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Resolution of Thanks for AAS 2018

The Board of Directors of the Association for Asian Studies wishes, by means of this resolution, to express thanks and appreciation to the many individuals and groups who have contributed significantly to the association’s activities over the past year. Special recognition should go to the following: Thanks first to the 2018 Program Committee: Chair Michael Pettid, Vice Chair Anne Hansen, Jean Oi, Carlos Rojas, and Hilde De Weerdt (China and Inner Asia); Barbara Ambros, Miriam Kingsberg Kadia, and Jin-kyung Lee (Japan and Korea); and Shelley Feldman and Maitrii Aung-Thwin (South and Southeast Asia) for assembling an outstanding program of over 440 panels, which made the meeting in Washington, D.C. our largest single conference ever. Outgoing officers, the Board of Directors, and council and committee members are commended for their commitment to the profession and considerable time devoted to association affairs. The officers especially contribute enormously over the course of the year, and s ...

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Thank You to the Sponsors of AAS 2018

The AAS 2018 Annual Conference was the largest single conference in AAS history and would not have been possible without the support of our generous sponsors. With much gratitude, we thank: The Harvard-Yenching Institute, for its sponsorship of the keynote address by Professor Haejoang Cho (Yonsei University). The Ford Foundation, which provided a grant in support of the #AsiaNow Roundtables. The Department of Public and Scholarly Engagement at the Freer|Sackler Galleries, for co-hosting the 2018 President’s Reception. Special thanks go to staff members Nancy Micklewright, Zeynep Simavi, and their colleagues for making this event possible. The Henry Luce Foundation, which has provided multi-year grants to our Timor-Leste Studies Initiative, Emerging Fields in Asian Studies Workshops, and Less-Commonly Taught Languages Initiative, all of which were featured at the 2018 conference. The Asian Education Media Service, especially Jason Finkelman, for curating and running the Film Expo. Our Gold Spo ...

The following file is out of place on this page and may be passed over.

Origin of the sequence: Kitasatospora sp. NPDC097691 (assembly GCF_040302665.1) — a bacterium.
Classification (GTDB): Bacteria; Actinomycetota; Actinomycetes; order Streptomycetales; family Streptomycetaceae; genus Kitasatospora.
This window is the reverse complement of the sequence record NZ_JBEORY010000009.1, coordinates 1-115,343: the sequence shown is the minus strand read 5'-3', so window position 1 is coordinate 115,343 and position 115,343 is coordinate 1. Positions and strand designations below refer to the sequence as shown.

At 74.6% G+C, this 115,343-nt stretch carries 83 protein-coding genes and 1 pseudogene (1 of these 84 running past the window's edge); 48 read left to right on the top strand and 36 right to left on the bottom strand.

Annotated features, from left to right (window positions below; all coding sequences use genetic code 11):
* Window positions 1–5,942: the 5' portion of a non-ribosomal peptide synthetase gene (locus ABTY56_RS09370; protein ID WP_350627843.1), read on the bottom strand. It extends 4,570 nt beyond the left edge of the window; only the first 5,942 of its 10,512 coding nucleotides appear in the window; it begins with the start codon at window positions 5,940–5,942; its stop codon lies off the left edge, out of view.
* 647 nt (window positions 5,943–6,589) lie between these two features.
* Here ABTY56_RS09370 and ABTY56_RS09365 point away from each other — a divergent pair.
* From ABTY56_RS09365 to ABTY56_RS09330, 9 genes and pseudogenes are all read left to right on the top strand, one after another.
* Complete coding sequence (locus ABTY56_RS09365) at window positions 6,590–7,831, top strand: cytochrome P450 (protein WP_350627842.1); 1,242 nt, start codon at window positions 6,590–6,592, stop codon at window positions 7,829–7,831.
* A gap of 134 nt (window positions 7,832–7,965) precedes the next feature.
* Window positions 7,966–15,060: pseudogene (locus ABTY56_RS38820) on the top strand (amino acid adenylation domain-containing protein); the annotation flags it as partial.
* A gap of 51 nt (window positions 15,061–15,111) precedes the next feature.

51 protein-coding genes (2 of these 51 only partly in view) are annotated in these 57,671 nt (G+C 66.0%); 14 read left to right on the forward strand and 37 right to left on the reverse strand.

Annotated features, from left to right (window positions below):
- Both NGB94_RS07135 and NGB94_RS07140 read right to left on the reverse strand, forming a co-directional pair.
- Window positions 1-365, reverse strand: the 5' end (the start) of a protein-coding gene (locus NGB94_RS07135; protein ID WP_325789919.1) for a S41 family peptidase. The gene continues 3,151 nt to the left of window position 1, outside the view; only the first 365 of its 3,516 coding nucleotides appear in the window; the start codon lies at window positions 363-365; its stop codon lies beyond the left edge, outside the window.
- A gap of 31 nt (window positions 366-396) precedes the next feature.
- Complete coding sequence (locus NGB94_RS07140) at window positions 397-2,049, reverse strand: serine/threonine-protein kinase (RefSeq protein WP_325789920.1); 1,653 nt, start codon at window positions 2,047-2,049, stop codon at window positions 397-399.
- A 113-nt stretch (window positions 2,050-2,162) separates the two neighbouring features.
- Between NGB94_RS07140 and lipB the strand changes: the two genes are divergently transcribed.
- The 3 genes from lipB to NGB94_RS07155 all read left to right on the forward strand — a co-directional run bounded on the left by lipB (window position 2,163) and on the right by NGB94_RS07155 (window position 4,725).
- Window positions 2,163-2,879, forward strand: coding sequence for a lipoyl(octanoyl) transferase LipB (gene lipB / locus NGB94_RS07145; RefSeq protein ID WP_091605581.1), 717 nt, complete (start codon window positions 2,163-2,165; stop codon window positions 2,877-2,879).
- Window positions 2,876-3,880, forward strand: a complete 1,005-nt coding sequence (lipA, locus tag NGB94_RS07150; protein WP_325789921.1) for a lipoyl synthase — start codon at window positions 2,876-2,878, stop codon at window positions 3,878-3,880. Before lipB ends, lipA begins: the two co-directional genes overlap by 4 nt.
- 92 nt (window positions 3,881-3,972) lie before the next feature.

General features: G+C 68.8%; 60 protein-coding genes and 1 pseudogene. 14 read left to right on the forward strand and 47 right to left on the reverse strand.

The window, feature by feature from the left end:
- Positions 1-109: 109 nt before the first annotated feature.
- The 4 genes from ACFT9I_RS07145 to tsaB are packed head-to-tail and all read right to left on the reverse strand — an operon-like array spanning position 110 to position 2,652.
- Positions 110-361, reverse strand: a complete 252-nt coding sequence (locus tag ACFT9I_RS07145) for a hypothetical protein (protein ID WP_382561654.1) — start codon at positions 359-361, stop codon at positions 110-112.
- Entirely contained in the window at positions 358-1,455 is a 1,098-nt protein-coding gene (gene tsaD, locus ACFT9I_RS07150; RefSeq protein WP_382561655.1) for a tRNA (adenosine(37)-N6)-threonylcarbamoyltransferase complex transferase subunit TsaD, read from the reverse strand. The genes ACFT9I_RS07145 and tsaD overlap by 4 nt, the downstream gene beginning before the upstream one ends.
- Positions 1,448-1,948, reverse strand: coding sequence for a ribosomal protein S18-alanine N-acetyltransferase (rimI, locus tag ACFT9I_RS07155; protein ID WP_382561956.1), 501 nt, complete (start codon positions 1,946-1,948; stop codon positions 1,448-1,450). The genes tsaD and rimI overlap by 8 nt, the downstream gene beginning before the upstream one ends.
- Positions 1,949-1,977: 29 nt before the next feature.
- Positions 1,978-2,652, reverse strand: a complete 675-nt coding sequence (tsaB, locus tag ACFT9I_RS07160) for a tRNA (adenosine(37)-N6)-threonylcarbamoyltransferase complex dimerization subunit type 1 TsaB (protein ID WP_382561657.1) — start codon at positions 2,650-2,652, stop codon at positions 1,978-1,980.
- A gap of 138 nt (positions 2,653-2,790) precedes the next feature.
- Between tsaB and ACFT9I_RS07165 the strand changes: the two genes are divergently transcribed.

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AAS 2018: The Final Day